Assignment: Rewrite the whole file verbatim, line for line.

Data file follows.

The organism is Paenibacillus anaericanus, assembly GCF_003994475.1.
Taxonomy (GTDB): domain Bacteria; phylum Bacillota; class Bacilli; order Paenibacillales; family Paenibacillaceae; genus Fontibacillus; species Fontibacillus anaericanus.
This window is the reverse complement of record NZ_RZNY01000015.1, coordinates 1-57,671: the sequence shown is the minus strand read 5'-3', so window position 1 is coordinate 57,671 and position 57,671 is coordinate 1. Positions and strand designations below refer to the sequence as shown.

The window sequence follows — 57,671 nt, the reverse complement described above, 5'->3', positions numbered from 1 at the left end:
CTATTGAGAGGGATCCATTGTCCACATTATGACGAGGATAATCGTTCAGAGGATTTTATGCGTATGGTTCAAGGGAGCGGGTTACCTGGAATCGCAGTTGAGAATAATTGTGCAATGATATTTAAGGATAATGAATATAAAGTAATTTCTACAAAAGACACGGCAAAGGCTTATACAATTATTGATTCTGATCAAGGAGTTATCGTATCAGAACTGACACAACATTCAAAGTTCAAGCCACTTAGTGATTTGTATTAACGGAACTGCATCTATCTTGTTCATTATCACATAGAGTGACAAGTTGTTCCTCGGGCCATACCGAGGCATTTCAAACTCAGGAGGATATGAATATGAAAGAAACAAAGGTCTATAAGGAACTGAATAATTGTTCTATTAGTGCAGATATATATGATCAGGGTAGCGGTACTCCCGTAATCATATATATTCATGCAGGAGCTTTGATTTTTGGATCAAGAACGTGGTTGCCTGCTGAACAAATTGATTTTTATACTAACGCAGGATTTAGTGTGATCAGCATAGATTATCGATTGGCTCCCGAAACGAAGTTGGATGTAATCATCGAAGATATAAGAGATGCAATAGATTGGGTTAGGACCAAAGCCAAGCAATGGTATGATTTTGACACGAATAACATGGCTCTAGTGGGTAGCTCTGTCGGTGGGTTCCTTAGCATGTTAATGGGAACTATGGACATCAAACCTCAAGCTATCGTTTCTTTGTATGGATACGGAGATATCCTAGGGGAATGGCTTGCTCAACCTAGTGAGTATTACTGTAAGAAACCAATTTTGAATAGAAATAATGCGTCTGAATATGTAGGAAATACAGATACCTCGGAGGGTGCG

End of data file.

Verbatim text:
The organism is Paenibacillus anaericanus, assembly GCF_003994475.1.
Taxonomy (GTDB): domain Bacteria; phylum Bacillota; class Bacilli; order Paenibacillales; family Paenibacillaceae; genus Fontibacillus; species Fontibacillus anaericanus.
This window is the reverse complement of record NZ_RZNY01000015.1, coordinates 1-57,671: the sequence shown is the minus strand read 5'-3', so window position 1 is coordinate 57,671 and position 57,671 is coordinate 1. Positions and strand designations below refer to the sequence as shown.

The window sequence follows — 57,671 nt, the reverse complement described above, 5'->3', positions numbered from 1 at the left end:
CTATTGAGAGGGATCCATTGTCCACATTATGACGAGGATAATCGTTCAGAGGATTTTATGCGTATGGTTCAAGGGAGCGGGTTACCTGGAATCGCAGTTGAGAATAATTGTGCAATGATATTTAAGGATAATGAATATAAAGTAATTTCTACAAAAGACACGGCAAAGGCTTATACAATTATTGATTCTGATCAAGGAGTTATCGTATCAGAACTGACACAACATTCAAAGTTCAAGCCACTTAGTGATTTGTATTAACGGAACTGCATCTATCTTGTTCATTATCACATAGAGTGACAAGTTGTTCCTCGGGCCATACCGAGGCATTTCAAACTCAGGAGGATATGAATATGAAAGAAACAAAGGTCTATAAGGAACTGAATAATTGTTCTATTAGTGCAGATATATATGATCAGGGTAGCGGTACTCCCGTAATCATATATATTCATGCAGGAGCTTTGATTTTTGGATCAAGAACGTGGTTGCCTGCTGAACAAATTGATTTTTATACTAACGCAGGATTTAGTGTGATCAGCATAGATTATCGATTGGCTCCCGAAACGAAGTTGGATGTAATCATCGAAGATATAAGAGATGCAATAGATTGGGTTAGGACCAAAGCCAAGCAATGGTATGATTTTGACACGAATAACATGGCTCTAGTGGGTAGCTCTGTCGGTGGGTTCCTTAGCATGTTAATGGGAACTATGGACATCAAACCTCAAGCTATCGTTTCTTTGTATGGATACGGAGATATCCTAGGGGAATGGCTTGCTCAACCTAGTGAGTATTACTGTAAGAAACCAATTTTGAATAGAAATAATGCGTCTGAATATGTAGGAAATACAGATACCTCGGAGGGTGCG